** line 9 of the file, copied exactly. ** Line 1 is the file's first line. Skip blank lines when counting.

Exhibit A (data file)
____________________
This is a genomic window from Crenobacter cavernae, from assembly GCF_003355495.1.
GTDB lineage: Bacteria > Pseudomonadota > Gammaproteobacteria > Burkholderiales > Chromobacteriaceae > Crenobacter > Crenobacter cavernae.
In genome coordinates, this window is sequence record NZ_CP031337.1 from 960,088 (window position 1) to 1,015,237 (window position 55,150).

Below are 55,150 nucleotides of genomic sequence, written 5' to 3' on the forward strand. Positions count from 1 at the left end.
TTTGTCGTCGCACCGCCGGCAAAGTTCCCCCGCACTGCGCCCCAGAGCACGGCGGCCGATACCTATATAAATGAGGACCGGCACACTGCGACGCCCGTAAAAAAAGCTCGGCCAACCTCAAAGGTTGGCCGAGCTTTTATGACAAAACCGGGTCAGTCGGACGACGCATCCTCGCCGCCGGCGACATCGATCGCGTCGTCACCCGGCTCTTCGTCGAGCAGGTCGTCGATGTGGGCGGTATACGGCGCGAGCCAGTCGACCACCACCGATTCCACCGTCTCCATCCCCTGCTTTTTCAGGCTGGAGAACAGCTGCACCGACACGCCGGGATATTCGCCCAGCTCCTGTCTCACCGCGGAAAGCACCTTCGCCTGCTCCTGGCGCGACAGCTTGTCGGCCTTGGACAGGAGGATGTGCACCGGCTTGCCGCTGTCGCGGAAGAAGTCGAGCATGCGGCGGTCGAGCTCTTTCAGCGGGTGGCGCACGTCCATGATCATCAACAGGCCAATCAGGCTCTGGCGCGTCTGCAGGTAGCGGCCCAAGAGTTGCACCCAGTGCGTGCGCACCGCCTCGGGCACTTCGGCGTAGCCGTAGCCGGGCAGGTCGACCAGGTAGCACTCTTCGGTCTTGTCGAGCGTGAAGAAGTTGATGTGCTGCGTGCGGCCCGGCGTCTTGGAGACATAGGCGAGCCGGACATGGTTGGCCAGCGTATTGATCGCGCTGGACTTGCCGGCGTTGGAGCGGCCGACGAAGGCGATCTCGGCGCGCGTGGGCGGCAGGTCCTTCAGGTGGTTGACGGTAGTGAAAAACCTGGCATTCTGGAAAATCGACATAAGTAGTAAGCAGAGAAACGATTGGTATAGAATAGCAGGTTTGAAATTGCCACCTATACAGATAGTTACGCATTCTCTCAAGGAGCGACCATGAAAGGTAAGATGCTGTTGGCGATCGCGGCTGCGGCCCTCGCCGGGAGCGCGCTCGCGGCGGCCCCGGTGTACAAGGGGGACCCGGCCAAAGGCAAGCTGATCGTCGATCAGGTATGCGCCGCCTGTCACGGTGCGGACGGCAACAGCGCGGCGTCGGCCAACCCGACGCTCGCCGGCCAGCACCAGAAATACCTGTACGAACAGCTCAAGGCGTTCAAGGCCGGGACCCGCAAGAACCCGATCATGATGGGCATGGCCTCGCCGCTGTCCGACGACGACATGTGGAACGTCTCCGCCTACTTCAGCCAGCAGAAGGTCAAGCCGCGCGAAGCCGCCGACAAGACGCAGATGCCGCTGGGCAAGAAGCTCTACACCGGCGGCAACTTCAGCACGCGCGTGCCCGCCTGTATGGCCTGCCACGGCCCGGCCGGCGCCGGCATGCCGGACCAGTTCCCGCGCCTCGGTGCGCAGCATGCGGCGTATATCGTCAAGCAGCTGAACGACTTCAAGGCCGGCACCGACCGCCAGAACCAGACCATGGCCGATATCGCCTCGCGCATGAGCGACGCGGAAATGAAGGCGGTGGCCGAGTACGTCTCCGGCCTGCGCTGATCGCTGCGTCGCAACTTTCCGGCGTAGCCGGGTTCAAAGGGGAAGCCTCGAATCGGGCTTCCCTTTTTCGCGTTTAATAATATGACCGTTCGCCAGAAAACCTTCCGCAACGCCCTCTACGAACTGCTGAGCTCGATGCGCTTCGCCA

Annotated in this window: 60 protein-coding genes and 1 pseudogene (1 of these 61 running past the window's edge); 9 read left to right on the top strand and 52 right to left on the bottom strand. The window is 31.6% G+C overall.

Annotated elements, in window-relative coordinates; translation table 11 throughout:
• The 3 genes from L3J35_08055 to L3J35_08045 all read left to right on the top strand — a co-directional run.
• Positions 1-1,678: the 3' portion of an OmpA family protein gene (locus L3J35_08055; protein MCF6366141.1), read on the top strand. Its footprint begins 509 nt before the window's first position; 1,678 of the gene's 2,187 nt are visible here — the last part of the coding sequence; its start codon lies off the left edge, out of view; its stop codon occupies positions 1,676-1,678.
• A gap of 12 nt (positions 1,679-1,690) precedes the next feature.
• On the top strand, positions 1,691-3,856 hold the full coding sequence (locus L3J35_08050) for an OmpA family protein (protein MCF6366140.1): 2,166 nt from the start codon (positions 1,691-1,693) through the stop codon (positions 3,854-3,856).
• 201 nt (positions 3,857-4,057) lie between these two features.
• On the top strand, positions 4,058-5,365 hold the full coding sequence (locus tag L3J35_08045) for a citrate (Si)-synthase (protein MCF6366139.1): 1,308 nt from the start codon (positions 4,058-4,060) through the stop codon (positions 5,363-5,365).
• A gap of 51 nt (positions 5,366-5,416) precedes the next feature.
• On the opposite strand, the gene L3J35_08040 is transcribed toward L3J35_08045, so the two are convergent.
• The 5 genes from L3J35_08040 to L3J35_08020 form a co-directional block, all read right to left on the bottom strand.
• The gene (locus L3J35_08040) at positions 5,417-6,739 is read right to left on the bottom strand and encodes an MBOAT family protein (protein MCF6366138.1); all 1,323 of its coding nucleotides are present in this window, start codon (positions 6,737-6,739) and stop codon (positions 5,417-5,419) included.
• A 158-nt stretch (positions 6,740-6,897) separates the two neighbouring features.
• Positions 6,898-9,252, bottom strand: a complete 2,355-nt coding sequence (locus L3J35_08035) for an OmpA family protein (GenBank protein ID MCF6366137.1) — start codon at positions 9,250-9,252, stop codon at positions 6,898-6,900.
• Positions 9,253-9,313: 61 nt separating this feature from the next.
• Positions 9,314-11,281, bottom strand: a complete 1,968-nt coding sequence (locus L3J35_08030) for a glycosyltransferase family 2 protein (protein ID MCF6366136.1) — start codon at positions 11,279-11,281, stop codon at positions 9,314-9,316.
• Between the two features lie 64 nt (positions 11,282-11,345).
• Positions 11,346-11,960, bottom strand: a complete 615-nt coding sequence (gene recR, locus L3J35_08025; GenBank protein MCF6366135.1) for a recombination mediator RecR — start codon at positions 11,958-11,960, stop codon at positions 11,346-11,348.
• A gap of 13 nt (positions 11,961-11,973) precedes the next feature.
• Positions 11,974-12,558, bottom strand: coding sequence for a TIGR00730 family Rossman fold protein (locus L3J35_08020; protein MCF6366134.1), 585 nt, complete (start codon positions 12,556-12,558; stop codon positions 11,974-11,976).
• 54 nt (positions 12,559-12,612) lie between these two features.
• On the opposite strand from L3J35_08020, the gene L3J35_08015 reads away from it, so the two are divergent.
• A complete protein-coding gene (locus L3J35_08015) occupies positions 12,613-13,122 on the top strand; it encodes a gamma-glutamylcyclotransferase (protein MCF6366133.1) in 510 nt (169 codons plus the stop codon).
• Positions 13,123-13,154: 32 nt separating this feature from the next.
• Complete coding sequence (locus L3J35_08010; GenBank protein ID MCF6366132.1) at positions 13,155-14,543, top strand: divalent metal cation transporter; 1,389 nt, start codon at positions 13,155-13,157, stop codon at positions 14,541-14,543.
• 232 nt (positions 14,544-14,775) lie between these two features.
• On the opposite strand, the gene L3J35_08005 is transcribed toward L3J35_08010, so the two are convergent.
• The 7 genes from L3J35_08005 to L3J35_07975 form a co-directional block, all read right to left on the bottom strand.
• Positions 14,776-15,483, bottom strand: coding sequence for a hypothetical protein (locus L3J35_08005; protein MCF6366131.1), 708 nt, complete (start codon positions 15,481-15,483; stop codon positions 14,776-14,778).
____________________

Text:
• Positions 1-1,678: the 3' portion of an OmpA family protein gene (locus L3J35_08055; protein MCF6366141.1), read on the top strand. Its footprint begins 509 nt before the window's first position; 1,678 of the gene's 2,187 nt are visible here — the last part of the coding sequence; its start codon lies off the left edge, out of view; its stop codon occupies positions 1,676-1,678.